Based on G9a’s regulation of numerous plasticity-related genes in the NAc, we directly examined whether maintenance of G9a expression in this brain region after repeated cocaine treatment was sufficient to block cocaine-induced dendritic spine formation. Using a cocaine treatment protocol previously demonstrated to promote dendritic spine induction in the NAc (20), we examined spine density in animals injected with either HSV-GFP or HSV-G9a. In agreement with previous findings, we observed a significant increase in dendritic spine density in the NAc after cocaine treatment, an effect that was blocked completely by G9a overexpression (Fig. 3C). G9a overexpression alone was not sufficient to decrease NAc dendritic spine density in the absence of cocaine. To complement these data, G9afl/fl mice received intra-NAc injections of HSV-Cre, and spine density was quantified and compared to that in animals receiving HSV-GFP in the absence of cocaine. Knockdown of G9a expression significantly increased spine density on NAc medium spiny neurons (Fig. 3C).

Given the evidence that G9a down-regulation in the NAc after repeated cocaine treatment is mediated by ∆FosB, we next examined whether this transcription factor is likewise involved in the regulation of NAc dendritic spines. Although ΔFosB has not previously been linked causally to such dendritic plasticity, several of its targets, including Cdk5 and nuclear factor–κB subunits, have been so implicated (2023); and ∆FosB’s persistent expression in NAc neurons correlates with increased dendritic spine density after repeated cocaine treatment (27). First, we found that induction of ∆FosB in bi-transgenic mice in the absence of cocaine, which down-regulated G9a and H3K9me2 expression (Fig. 1D, E), decreased G9a binding to numerous plasticity-related genes, many of which have also been shown to be direct targets of ∆FosB itself (Fig. 3D) (3, 6). We next showed that viral overexpression of ΔFosB in the NAc significantly increased dendritic spine density under basal conditions, similar to that observed after repeated cocaine administration (Fig. 3E). Conversely, overexpression in the NAc of ΔJunD, a dominant negative mutant protein that antagonizes ΔFosB transcriptional activity, blocked the ability of repeated cocaine to increase dendritic spine formation in the NAc (Fig. 3C).

Our observation that ∆FosB regulates G9a expression in the NAc and that ∆FosB and G9a regulate some of the same target genes led us to examine other interactions between ∆FosB and G9a. After acute cocaine administration, when G9a levels were increased, binding of G9a to the fosB gene was increased, whereas after repeated cocaine administration, when G9a expression was suppressed, G9a binding to the fosB gene was decreased (Fig. 3A). Such decreased G9a binding after repeated cocaine was not observed for c-fos, where G9a binding is increased by repeated cocaine (fig. S7). This is consistent with the fact that, unlike fosB, c-fos is repressed, not induced, by chronic psychostimulant exposure (5). ∆FosB overexpression in bi-transgenic mice was sufficient to significantly decrease G9a binding to the fosb gene (Fig. 3D). Furthermore, G9a overexpression was sufficient to reduce increased ∆FosB expression after repeated cocaine administration (table S4). These data suggest an autoregulatory loop whereby G9a initially limits the induction of ∆FosB under acute cocaine administration. However, as ∆FosB accumulates with repeated drug exposure, it represses G9a and thereby potentiates its own further induction.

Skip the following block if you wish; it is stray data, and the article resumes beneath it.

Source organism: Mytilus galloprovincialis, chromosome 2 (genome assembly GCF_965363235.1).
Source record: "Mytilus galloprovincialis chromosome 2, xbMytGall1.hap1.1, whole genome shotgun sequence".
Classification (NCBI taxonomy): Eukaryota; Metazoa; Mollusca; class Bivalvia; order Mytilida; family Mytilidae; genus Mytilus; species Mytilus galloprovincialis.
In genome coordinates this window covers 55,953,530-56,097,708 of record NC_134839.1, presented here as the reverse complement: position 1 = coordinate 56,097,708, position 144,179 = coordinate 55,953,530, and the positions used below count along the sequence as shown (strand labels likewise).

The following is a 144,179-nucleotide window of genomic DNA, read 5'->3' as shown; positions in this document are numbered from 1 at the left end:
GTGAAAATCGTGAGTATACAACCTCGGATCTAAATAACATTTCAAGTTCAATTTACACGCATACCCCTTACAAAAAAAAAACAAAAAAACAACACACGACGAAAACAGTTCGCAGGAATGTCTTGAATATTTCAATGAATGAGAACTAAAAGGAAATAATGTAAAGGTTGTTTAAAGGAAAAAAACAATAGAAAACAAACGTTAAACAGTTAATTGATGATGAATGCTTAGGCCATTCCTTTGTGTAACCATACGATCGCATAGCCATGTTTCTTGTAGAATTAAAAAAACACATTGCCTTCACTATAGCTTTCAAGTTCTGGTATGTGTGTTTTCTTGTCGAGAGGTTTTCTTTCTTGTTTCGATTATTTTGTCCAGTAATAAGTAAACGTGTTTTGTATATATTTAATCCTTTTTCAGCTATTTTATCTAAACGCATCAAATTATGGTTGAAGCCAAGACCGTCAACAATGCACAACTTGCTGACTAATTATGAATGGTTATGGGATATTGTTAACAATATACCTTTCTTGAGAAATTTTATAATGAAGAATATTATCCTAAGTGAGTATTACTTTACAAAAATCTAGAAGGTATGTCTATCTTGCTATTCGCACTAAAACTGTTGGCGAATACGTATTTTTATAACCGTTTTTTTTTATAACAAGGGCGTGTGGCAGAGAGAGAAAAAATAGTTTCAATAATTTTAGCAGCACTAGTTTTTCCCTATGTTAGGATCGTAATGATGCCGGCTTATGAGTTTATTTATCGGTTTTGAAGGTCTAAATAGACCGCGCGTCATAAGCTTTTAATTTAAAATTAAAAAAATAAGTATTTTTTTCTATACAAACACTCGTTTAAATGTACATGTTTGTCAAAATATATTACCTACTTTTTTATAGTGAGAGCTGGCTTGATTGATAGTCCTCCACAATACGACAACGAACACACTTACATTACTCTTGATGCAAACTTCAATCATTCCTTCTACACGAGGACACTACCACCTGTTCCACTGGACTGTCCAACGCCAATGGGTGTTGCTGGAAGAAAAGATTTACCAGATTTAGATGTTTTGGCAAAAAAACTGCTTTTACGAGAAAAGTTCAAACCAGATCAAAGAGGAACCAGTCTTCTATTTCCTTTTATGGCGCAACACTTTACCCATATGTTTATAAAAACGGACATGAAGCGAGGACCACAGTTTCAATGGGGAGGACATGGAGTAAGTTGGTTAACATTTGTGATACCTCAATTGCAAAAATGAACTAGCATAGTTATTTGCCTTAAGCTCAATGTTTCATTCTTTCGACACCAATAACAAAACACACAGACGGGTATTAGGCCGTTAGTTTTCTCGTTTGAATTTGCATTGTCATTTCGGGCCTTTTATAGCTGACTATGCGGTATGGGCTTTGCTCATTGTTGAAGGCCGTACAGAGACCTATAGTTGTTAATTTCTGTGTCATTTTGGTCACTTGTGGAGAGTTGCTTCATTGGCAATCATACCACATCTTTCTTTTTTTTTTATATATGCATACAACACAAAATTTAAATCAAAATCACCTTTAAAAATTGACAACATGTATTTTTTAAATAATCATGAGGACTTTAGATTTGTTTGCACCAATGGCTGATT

We have demonstrated that histone lysine methylation in the NAc is critically involved in regulating neuronal gene expression in response to cocaine. Repression of G9a and H3K9me2 after repeated cocaine administration promotes cocaine preference, in part through the transcriptional activation of numerous genes known to regulate aberrant forms of dendritic plasticity. Gaining a better understanding of the genes being regulated through such mechanisms will improve our knowledge of the complex biological basis of drug addiction and could aid in the development of more effective treatments for addictive disorders.

Supporting Online Material

www.sciencemag.org/cgi/content/full/327/5962/213/DC1

Materials and Methods

Fig. S1 to S8

Tables S1 to S5

References

References and Notes

  1. This work was supported by grants from the National Institute on Drug Abuse: P01 DA08227 and R01 DA07359 (E.J.N.) and P0110044 (P.G.). E.J.N. certifies that none of the materials included in the manuscript have been previously published or are under consideration elsewhere, including on the Internet. All work involving the use of animals was conducted in accordance with institutional and Institutional Animal Care and Use Committee guidelines at both the University of Texas Southwestern Medical Center and Mount Sinai School of Medicine.